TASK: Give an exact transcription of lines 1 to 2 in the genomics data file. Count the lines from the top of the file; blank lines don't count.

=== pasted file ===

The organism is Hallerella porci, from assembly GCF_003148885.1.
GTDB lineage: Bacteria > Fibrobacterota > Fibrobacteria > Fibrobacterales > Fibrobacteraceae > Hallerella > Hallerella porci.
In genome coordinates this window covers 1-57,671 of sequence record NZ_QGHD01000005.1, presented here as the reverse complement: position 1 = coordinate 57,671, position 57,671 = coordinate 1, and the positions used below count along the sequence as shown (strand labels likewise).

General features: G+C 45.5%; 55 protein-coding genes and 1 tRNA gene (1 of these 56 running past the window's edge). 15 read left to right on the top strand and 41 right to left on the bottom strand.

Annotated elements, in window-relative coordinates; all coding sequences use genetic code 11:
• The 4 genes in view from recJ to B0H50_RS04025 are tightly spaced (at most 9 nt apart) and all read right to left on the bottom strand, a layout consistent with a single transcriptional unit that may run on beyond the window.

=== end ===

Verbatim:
The organism is Hallerella porci, from assembly GCF_003148885.1.
GTDB lineage: Bacteria > Fibrobacterota > Fibrobacteria > Fibrobacterales > Fibrobacteraceae > Hallerella > Hallerella porci.